Leonid meteor shower peaks this weekend: How to watch

Mindy Sparks
November 18, 2018

According to AccuWeather, Alabama and Birmingham will have "good" visibility to see the last big meteor shower of 2018, the Leonid meteor shower. But Saturday, about 3 a.m. ET, will have less moonlight obstructing the view of the meteors in the United States.

The Leonids occur every year around this time when the Earth drifts through the cloud of dust and debris left behind by the comet Tempel-Tuttle on its trips around the sun. It's one of the most significant and visible showers, along with the Perseids and the Orionids, which took place this year in August and October respectively.

When the skies are clear and dark, you can expect to see about 10 to 15 meteors per hour and, on occasion, an "outstandingly bright meteor (called a "fireball") or a meteor that silently explodes in a strobe-like flash along its path (called a "bolide")", according to Space.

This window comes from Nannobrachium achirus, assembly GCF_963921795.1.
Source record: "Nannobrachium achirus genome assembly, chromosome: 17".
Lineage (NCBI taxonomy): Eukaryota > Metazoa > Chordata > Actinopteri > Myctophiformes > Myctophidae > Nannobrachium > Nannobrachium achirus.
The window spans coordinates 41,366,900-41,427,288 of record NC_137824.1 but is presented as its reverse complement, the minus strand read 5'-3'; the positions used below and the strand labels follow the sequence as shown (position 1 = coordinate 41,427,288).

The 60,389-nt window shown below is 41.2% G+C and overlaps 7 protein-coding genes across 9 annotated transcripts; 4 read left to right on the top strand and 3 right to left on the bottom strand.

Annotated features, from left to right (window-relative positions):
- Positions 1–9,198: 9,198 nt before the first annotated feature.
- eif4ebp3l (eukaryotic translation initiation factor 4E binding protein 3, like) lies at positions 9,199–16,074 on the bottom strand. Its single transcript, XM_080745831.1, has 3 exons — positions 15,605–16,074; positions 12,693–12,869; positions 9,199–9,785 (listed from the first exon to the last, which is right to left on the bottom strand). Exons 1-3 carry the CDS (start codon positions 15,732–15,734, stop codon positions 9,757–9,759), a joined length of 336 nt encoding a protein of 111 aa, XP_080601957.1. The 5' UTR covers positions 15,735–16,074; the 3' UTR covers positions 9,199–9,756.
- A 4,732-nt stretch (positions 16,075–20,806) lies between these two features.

Leonid meteors appear to radiate from a point in the constellation Leo the Lion (hence the shower's name). The meteors blaze into the atmosphere at 44 miles per second, the fastest of any shower meteors.


The Leonid shower should be visible in some parts of the United Kingdom tonight.

Unfortunately, this year's shower won't produce a meteor storm, which is when you can see upward of 1,000 meteors per hour.

Earth will pass through the thickest part of the Leonid swarm at 7 pm EST (2300 GMT) on November 17, however, Space reports the best time to look for the meteor shower will be during the after-midnight hours on Sunday morning.

As is the case with most celestial events, catching a meteor shower is a waiting game. If you want to photograph the Leonid meteor shower, NASA suggests using a camera with manual focus on a tripod with a shutter release cable or built-in timer, fitted with a wide-angle lens.

Other reports by Iphone Fresh

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